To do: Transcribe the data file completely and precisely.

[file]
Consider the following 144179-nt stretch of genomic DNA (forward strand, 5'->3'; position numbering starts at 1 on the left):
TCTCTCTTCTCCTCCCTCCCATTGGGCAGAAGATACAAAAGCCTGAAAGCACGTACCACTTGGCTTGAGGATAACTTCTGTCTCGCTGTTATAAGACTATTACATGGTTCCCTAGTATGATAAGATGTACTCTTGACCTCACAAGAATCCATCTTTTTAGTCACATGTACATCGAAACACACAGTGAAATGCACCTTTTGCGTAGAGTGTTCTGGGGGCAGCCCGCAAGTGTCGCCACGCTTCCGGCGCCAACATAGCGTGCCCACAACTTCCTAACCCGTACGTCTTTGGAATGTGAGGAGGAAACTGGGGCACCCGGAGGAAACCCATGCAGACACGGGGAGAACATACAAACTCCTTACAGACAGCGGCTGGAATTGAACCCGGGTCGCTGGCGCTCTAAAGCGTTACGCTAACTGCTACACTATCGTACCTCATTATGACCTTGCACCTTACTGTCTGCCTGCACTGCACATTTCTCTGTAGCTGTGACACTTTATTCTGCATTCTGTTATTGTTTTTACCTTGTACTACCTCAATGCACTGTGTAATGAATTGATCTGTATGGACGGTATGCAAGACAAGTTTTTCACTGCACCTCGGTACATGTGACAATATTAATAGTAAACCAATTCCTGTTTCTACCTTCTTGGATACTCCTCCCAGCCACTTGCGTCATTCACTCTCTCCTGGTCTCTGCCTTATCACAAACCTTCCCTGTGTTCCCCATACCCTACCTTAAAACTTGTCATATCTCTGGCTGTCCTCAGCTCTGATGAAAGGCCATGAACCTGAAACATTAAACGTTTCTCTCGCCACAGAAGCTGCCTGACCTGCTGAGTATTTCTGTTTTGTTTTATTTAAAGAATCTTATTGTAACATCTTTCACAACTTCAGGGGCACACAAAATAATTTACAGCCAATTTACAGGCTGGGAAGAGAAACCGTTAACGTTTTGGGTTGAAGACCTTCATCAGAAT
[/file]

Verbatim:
Consider the following 144179-nt stretch of genomic DNA (forward strand, 5'->3'; position numbering starts at 1 on the left):
TCTCTCTTCTCCTCCCTCCCATTGGGCAGAAGATACAAAAGCCTGAAAGCACGTACCACTTGGCTTGAGGATAACTTCTGTCTCGCTGTTATAAGACTATTACATGGTTCCCTAGTATGATAAGATGTACTCTTGACCTCACAAGAATCCATCTTTTTAGTCACATGTACATCGAAACACACAGTGAAATGCACCTTTTGCGTAGAGTGTTCTGGGGGCAGCCCGCAAGTGTCGCCACGCTTCCGGCGCCAACATAGCGTGCCCACAACTTCCTAACCCGTACGTCTTTGGAATGTGAGGAGGAAACTGGGGCACCCGGAGGAAACCCATGCAGACACGGGGAGAACATACAAACTCCTTACAGACAGCGGCTGGAATTGAACCCGGGTCGCTGGCGCTCTAAAGCGTTACGCTAACTGCTACACTATCGTACCTCATTATGACCTTGCACCTTACTGTCTGCCTGCACTGCACATTTCTCTGTAGCTGTGACACTTTATTCTGCATTCTGTTATTGTTTTTACCTTGTACTACCTCAATGCACTGTGTAATGAATTGATCTGTATGGACGGTATGCAAGACAAGTTTTTCACTGCACCTCGGTACATGTGACAATATTAATAGTAAACCAATTCCTGTTTCTACCTTCTTGGATACTCCTCCCAGCCACTTGCGTCATTCACTCTCTCCTGGTCTCTGCCTTATCACAAACCTTCCCTGTGTTCCCCATACCCTACCTTAAAACTTGTCATATCTCTGGCTGTCCTCAGCTCTGATGAAAGGCCATGAACCTGAAACATTAAACGTTTCTCTCGCCACAGAAGCTGCCTGACCTGCTGAGTATTTCTGTTTTGTTTTATTTAAAGAATCTTATTGTAACATCTTTCACAACTTCAGGGGCACACAAAATAATTTACAGCCAATTTACAGGCTGGGAAGAGAAACCGTTAACGTTTTGGGTTGAAGACCTTCATCAGAAT